A guest post by Charlie Hall (written about two years ago)
'Facts cannot be wished away by theories, no matter how cherished.' - Rabbi Dr. Norman Lamm:
There has been a flurry of blog activity recently regarding homosexuality, triggered in part by the success of Ang Lee's film "Brokeback Mountain" and also by the fact that the Conservative movement is discussing the issue this week. I'd like to take a moment to discuss this issue not from a public policy perspective nor even from a halachic perspective, but to point out from an Orthodox perspective some hashgafic problems that I think have been ignored.
Regarding Rabbi Dr. Lamm's quote above, the hashgafic problem stems from the fact that there are some people who just seem to have been created by HaShem to be sexually attracted only to people of the same sex. Of course, there are many who disagree with that statement, which I'll get to in a moment, but I want to speak first to those of us who consider ourselves open-minded, liberal, and accepting of empiricism.
It is clear that there is a prohibition in the Torah against men having sex with men. Oh, you can come up with some pilpul that might limit it a bit, maybe to anal-genital intercourse, but the fact is, it is there. It has been there for over 3,000 years. There is nothing I can see in the tradition that would limit it much if at all. And it is equally clear from our tradition that Jewish men are supposed to get married and try to have families. It is, according to our tradition, a mitzvah from the Torah. And according to our tradition there is a similar prohibition from the Rabbis against women having sex with women.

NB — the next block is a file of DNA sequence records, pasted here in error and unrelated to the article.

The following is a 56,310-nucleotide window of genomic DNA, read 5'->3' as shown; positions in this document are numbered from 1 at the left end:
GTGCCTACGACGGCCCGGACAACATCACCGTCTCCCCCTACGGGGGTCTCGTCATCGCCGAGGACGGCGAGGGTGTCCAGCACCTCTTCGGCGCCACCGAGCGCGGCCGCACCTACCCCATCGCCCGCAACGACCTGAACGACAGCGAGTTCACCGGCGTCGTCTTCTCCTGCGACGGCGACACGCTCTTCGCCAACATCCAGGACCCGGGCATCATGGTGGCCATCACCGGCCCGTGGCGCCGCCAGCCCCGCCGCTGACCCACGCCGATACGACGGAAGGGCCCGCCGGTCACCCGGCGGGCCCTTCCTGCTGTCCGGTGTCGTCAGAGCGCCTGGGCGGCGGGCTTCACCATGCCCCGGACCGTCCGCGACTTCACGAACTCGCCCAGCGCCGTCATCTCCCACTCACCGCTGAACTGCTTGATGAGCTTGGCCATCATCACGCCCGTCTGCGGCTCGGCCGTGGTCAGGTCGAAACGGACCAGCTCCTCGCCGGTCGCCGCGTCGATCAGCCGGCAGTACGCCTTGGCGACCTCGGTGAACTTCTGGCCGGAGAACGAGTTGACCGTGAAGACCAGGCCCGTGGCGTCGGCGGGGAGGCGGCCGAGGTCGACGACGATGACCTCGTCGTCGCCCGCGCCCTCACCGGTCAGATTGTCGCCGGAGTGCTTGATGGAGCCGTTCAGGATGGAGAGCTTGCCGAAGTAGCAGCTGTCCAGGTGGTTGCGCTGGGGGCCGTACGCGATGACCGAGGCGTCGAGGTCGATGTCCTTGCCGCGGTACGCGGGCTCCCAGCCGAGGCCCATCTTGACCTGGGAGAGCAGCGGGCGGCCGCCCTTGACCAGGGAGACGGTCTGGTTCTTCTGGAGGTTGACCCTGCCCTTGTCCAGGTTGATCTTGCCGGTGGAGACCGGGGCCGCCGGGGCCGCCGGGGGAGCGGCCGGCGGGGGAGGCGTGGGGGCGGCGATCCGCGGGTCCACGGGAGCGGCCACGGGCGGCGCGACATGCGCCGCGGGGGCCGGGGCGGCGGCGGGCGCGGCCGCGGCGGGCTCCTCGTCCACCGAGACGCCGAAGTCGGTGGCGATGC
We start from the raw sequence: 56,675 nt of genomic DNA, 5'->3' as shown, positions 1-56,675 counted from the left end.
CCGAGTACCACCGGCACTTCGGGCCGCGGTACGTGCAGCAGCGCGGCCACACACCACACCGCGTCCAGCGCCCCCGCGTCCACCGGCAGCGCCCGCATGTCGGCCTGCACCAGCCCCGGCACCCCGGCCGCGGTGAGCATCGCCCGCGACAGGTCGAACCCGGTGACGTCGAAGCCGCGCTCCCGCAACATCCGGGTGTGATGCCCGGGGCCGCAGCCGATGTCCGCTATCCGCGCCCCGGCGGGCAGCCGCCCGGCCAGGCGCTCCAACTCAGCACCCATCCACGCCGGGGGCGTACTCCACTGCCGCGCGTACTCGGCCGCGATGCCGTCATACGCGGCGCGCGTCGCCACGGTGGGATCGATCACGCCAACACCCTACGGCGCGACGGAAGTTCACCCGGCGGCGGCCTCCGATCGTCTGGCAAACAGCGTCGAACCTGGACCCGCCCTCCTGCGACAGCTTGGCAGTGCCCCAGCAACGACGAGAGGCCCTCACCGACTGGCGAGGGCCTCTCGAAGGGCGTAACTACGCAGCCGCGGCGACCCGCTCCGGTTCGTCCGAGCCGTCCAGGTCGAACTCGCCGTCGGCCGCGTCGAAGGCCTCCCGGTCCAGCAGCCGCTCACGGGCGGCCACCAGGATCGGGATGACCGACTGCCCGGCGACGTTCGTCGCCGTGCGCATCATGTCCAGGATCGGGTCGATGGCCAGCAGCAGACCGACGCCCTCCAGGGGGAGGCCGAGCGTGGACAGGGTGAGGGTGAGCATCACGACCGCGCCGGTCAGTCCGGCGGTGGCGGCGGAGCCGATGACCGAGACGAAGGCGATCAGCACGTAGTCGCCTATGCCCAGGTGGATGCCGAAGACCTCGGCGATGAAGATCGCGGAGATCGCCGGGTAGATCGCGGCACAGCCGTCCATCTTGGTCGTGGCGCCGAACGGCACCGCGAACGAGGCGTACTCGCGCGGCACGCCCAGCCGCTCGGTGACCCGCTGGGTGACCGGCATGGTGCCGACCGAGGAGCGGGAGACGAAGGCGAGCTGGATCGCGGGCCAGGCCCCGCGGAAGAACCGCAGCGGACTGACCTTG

This should be a huge hashgafic problem for those who see Judaism as a Way that all should be able to follow. It is a problem for those of us who notice that the biggest Gay bashers tend also to be the biggest anti-Semites. It is a problem for those of us who notice that Hitler was just as adamant to exterminate homosexuals as to exterminate Jews. It is a problem for those of us who see Torah as having no conflict with modern society and modern liberal sensibilities -- and can cite compelling sources in favor of our position. This just doesn't fit.
And maybe that is the point. I am one of those folks whose politics shifted quite a bit to the left as I became observant and discovered the Torah's ethical teachings. I strongly believe that it is the Jews who support laissez-faire capitalism who ought to be troubled by the Torah -- it just isn't a Torah value. But this is the one for us liberals. It isn't easy. It is a challenge. And it has no easy resolution.
This is not a justification for bigotry, discrimination, or even exclusion of anyone from the Jewish community. Yeshiva University doesn't even discriminate on the basis of sexual orientation: http://www.yu.edu/policies/index.asp. But those few of us Orthodox liberals left do understand that this is not easy for us. Torah is indeed supposed to be a challenge and this is the big one for me -- not Shabat, not kashrut, not taharat hamispacha, not believing in God and in miracles.
Now, to the folks who deny the problem: It isn't going away. Homosexuality is as real as evolution, and it isn't going away. Those of us who assume that it is all a matter of choice are in denial about both the facts and this problem. And that there are so many who choose to stay in denial represents to me a discouraging sign for a religion. Denial makes this problem easy. It is *their* fault.
That's not Torah. It isn't supposed to be easy. If we don't get our ideas challenged, what is the point? Making it look like things are always clearcut and that it is easy to always be on the right side of things actually misrepresents Torah. If it were truly so easy there would be no point, no stimulus for growth.
Any feedback is appreciated.